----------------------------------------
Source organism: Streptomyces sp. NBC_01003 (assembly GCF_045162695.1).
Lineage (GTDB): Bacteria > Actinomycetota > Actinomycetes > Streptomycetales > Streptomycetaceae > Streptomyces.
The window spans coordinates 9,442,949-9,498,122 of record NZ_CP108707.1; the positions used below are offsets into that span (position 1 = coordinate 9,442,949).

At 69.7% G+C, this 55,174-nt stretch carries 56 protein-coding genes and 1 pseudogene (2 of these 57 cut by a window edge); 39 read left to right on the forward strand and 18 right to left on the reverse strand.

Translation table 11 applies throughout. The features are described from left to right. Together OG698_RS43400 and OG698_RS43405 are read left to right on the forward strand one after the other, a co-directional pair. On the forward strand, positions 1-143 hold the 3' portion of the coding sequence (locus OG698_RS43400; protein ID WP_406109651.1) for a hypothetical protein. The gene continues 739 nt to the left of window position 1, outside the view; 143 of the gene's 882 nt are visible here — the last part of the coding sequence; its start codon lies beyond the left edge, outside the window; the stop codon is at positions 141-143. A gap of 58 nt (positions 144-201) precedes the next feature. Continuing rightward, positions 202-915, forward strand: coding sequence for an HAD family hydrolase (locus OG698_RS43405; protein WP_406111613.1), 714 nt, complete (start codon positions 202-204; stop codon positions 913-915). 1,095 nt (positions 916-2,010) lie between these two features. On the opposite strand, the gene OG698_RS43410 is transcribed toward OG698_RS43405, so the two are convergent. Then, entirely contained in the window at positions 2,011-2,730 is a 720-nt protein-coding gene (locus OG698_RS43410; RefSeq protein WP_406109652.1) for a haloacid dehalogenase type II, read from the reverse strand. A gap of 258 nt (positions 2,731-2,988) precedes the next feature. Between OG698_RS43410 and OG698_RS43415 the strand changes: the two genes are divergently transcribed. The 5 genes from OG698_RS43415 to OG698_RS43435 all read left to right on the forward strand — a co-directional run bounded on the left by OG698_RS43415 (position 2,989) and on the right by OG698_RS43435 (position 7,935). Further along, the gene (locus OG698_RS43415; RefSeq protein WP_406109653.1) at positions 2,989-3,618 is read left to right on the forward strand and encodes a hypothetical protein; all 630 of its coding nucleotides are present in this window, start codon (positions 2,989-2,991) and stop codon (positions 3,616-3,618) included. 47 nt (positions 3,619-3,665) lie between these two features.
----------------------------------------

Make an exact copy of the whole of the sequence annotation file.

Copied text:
Source organism: Streptomyces sp. NBC_01003 (assembly GCF_045162695.1).
Lineage (GTDB): Bacteria > Actinomycetota > Actinomycetes > Streptomycetales > Streptomycetaceae > Streptomyces.
The window spans coordinates 9,442,949-9,498,122 of record NZ_CP108707.1; the positions used below are offsets into that span (position 1 = coordinate 9,442,949).

At 69.7% G+C, this 55,174-nt stretch carries 56 protein-coding genes and 1 pseudogene (2 of these 57 cut by a window edge); 39 read left to right on the forward strand and 18 right to left on the reverse strand.

Translation table 11 applies throughout. The features are described from left to right. Together OG698_RS43400 and OG698_RS43405 are read left to right on the forward strand one after the other, a co-directional pair. On the forward strand, positions 1-143 hold the 3' portion of the coding sequence (locus OG698_RS43400; protein ID WP_406109651.1) for a hypothetical protein. The gene continues 739 nt to the left of window position 1, outside the view; 143 of the gene's 882 nt are visible here — the last part of the coding sequence; its start codon lies beyond the left edge, outside the window; the stop codon is at positions 141-143. A gap of 58 nt (positions 144-201) precedes the next feature. Continuing rightward, positions 202-915, forward strand: coding sequence for an HAD family hydrolase (locus OG698_RS43405; protein WP_406111613.1), 714 nt, complete (start codon positions 202-204; stop codon positions 913-915). 1,095 nt (positions 916-2,010) lie between these two features. On the opposite strand, the gene OG698_RS43410 is transcribed toward OG698_RS43405, so the two are convergent. Then, entirely contained in the window at positions 2,011-2,730 is a 720-nt protein-coding gene (locus OG698_RS43410; RefSeq protein WP_406109652.1) for a haloacid dehalogenase type II, read from the reverse strand. A gap of 258 nt (positions 2,731-2,988) precedes the next feature. Between OG698_RS43410 and OG698_RS43415 the strand changes: the two genes are divergently transcribed. The 5 genes from OG698_RS43415 to OG698_RS43435 all read left to right on the forward strand — a co-directional run bounded on the left by OG698_RS43415 (position 2,989) and on the right by OG698_RS43435 (position 7,935). Further along, the gene (locus OG698_RS43415; RefSeq protein WP_406109653.1) at positions 2,989-3,618 is read left to right on the forward strand and encodes a hypothetical protein; all 630 of its coding nucleotides are present in this window, start codon (positions 2,989-2,991) and stop codon (positions 3,616-3,618) included. 47 nt (positions 3,619-3,665) lie between these two features.